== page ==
CHAPTER XL. Of the Measure of Drink
19 Mar. 19 July. 18 Nov.
Every one hath his proper gift from God, one after this manner, another after that (1 Corinthians 7:7). And, therefore, it is with some misgiving that we appoint the measure of other men’s living. Yet, considering the infirmity of the weak, we think that one pint of wine a day is sufficient for each but let those to whom God gives the endurance of abstinence know that they shall have their proper reward. If, however, the situation of the place, the work, or the heat of summer require more, let it be in the power of the Superior to grant it; taking care in everything that surfeit or drunkenness creep not in. And although we read that wine ought by no means to be the drink of monks, yet since in our times monks cannot be persuaded of this, let us at least agree not to drink to satiety, but sparingly; because wine maketh even the wise to fall away (Ecclesiasticus 19:2). But where the necessity of the place alloweth not even the aforesaid measure, but much less, or none at all, let those who dwell there bless God and not murmur. This above all we admonish, that there be no murmuring among them.
Today Saint Benedict treats of the measure of drink; drink, for Saint Benedict, means wine. The chapter is remarkable in that it begins with a verse from Saint Paul regarding the unmarried state, which Saint Paul considers a gift of God, and the chapter ends with an admonition against murmuring. Let us first look at the context of the passage from the Apostle with which Saint Benedict opens Chapter XL:
I would that all men were even as myself: but every one hath his proper gift from God; one after this manner, and another after that. But I say to the unmarried, and to the widows: It is good for them if they so continue, even as I. (1 Corinthians 7:7-8)
Wine, like the sexual expression of love in marriage, is a good thing. The chastity of the unmarried man for the sake of the kingdom of God is a better thing. All are free to marry and all are invited to remain unmarried. The first state is blessed by God and the second state is a gift of grace freely offered to those who would avail themselves of it. Saint Benedict, with his characteristic consideration of the infirmity of the weak, admits of a diversity of gifts on this particular point:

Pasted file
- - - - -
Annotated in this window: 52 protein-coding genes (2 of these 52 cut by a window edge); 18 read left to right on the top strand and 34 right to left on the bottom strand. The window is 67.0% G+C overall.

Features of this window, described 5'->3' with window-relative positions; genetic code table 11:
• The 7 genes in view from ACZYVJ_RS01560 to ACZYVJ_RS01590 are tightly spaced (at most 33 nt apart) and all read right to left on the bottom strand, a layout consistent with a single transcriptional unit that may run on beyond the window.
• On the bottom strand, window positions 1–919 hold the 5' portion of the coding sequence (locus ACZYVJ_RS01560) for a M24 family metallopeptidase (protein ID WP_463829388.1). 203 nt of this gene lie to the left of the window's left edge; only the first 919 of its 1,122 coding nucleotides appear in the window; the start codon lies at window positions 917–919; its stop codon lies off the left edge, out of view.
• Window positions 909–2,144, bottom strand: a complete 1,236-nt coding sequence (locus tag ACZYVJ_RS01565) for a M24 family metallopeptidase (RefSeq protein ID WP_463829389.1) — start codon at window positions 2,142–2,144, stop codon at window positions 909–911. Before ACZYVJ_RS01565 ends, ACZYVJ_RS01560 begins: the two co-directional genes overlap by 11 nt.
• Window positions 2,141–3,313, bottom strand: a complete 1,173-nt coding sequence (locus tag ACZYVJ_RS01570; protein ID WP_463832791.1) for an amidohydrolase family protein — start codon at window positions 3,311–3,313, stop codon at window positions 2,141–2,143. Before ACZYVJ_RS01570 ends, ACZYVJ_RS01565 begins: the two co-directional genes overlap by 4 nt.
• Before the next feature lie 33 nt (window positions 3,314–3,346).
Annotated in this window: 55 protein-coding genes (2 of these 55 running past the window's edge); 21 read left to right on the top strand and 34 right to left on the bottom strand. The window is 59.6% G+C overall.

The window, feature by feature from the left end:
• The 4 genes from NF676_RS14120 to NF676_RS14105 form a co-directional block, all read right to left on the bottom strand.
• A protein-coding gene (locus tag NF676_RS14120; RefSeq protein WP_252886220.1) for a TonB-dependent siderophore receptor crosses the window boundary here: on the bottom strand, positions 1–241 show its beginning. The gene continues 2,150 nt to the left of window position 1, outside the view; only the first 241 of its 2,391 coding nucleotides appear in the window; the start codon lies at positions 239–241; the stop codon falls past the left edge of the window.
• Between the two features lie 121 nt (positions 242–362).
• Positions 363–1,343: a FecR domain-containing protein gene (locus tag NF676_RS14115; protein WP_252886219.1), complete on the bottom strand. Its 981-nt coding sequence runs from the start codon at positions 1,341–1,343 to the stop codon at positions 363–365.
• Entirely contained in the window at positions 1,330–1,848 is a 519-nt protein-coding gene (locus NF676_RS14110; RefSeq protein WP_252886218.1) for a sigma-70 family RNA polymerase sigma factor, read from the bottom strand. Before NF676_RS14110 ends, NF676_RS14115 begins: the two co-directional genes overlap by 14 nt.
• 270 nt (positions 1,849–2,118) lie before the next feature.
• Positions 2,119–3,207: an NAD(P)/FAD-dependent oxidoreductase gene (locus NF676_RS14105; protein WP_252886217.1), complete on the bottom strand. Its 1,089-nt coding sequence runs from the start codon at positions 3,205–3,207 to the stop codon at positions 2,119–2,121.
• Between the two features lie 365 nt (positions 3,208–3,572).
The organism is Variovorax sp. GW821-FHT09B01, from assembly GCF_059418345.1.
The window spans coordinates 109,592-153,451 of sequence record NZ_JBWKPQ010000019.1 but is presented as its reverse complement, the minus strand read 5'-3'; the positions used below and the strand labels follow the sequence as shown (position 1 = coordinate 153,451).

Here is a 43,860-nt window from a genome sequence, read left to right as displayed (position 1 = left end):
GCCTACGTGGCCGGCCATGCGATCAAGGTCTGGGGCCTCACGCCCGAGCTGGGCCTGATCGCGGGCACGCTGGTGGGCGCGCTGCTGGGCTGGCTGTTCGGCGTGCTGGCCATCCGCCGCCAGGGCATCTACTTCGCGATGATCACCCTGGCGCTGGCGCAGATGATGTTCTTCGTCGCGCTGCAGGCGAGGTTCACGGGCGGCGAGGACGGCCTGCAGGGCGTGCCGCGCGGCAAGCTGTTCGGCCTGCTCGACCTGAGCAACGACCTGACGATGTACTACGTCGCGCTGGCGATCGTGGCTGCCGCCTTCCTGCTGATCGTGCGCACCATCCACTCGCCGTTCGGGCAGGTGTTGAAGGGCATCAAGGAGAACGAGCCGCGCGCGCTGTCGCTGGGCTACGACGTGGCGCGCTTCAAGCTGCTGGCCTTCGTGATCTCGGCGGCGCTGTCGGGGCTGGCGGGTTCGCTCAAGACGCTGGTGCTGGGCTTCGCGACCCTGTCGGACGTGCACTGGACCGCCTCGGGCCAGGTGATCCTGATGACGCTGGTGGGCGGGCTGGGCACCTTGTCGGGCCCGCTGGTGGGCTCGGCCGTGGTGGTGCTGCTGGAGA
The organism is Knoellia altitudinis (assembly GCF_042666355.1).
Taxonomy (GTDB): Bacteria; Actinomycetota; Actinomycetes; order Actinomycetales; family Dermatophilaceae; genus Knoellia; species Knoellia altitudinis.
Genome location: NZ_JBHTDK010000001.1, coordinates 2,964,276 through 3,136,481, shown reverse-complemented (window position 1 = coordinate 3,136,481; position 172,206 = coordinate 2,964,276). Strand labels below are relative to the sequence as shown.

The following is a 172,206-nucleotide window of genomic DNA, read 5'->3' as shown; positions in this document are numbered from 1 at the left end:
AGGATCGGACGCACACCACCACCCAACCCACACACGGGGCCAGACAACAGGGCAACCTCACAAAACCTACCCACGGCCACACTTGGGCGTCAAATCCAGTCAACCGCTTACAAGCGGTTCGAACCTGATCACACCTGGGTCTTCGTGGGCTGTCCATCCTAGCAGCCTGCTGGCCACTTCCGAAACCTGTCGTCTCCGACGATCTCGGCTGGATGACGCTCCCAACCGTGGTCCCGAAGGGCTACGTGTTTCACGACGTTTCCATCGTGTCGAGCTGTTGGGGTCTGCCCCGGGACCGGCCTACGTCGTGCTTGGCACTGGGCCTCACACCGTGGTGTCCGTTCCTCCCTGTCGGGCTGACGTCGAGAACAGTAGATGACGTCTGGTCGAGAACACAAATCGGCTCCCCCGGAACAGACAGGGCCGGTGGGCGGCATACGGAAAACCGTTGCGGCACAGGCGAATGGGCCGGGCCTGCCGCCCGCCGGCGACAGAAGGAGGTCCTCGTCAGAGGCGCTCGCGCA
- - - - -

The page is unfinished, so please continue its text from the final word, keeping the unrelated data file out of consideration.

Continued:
It is with some misgiving that we appoint the measure of other men’s living. Yet, considering the infirmity of the weak, we think that one pint of wine a day is sufficient for each but let those to whom God gives the endurance of abstinence know that they shall have their proper reward.
Saint Benedict even allows, in certain circumstances, for a more generous portion of wine to be given to his monks, while warning against all excess:
If, however, the situation of the place, the work, or the heat of summer require more, let it be in the power of the Superior to grant it; taking care in everything that surfeit or drunkenness creep not in.
It happens that, here in Ireland, men enter the monastery unaccustomed to seeing wine on the table. It is a foreign practice, an anomaly. This is the case, not only in Ireland, but also in other countries of northern Europe. In some of these, beer takes the place of wine on the common table. It has been suggested that we ought to “inculturate” — to use a current buzz word — and not have wine on the table each day, given that wine is not the ordinary Irish drink. I have considered this at some length. It remains nonetheless that, on the Benedictine table, wine is a vestige of that Mediterranean culture from which Our Lord drew the sacred signs which He bequeathed to His Church.
Wine takes its place on the Benedictine table alongside of bread, water, and oil. These are the fundamental elements of the sacramental economy instituted by Our Lord. It is by these elements that the mystery of the saving Incarnation is prolonged in time, following that word of Saint Ambrose:
Thou hast shown Thyself to me, O Christ; face to face I have known Thee in Thy sacraments.
The bread, water, wine and oil on our refectory tables point to the Oratory, to the adorable Body and Blood of Christ, to the cleansing waters of Baptism, to the Chrism of Salvation, the Seal of the Gift of the Holy Ghost, and to the healing Oil of the Sick. We, sons of Saint Benedict, live immersed in the sacramental economy. Ours is a life of sacred signs and, for this reason, a life of perpetual praise and thanksgiving.